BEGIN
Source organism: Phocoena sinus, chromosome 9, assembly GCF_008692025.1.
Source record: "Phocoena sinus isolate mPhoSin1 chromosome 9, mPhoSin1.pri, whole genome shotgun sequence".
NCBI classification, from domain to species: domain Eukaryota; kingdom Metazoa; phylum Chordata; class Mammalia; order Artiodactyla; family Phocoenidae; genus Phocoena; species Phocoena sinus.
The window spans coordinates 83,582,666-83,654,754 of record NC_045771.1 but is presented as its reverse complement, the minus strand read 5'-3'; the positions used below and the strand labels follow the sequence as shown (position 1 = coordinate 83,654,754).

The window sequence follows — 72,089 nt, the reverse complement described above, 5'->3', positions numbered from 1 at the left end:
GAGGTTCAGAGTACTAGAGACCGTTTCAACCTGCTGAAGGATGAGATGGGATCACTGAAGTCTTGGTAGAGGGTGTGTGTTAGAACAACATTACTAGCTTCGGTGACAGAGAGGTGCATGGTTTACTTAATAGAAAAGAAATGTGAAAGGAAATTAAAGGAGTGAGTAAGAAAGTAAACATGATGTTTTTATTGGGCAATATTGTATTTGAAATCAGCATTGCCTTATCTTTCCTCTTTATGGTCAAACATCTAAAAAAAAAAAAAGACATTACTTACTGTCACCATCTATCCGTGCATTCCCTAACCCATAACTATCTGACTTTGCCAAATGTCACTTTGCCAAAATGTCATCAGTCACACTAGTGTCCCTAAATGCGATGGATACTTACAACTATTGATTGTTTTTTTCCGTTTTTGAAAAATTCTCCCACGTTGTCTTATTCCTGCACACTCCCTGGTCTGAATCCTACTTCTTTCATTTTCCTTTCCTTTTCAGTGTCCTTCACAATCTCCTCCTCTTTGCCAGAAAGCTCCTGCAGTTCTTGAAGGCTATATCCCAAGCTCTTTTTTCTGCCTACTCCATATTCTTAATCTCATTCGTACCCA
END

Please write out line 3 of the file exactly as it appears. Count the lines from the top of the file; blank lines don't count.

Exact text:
NCBI classification, from domain to species: domain Eukaryota; kingdom Metazoa; phylum Chordata; class Mammalia; order Artiodactyla; family Phocoenidae; genus Phocoena; species Phocoena sinus.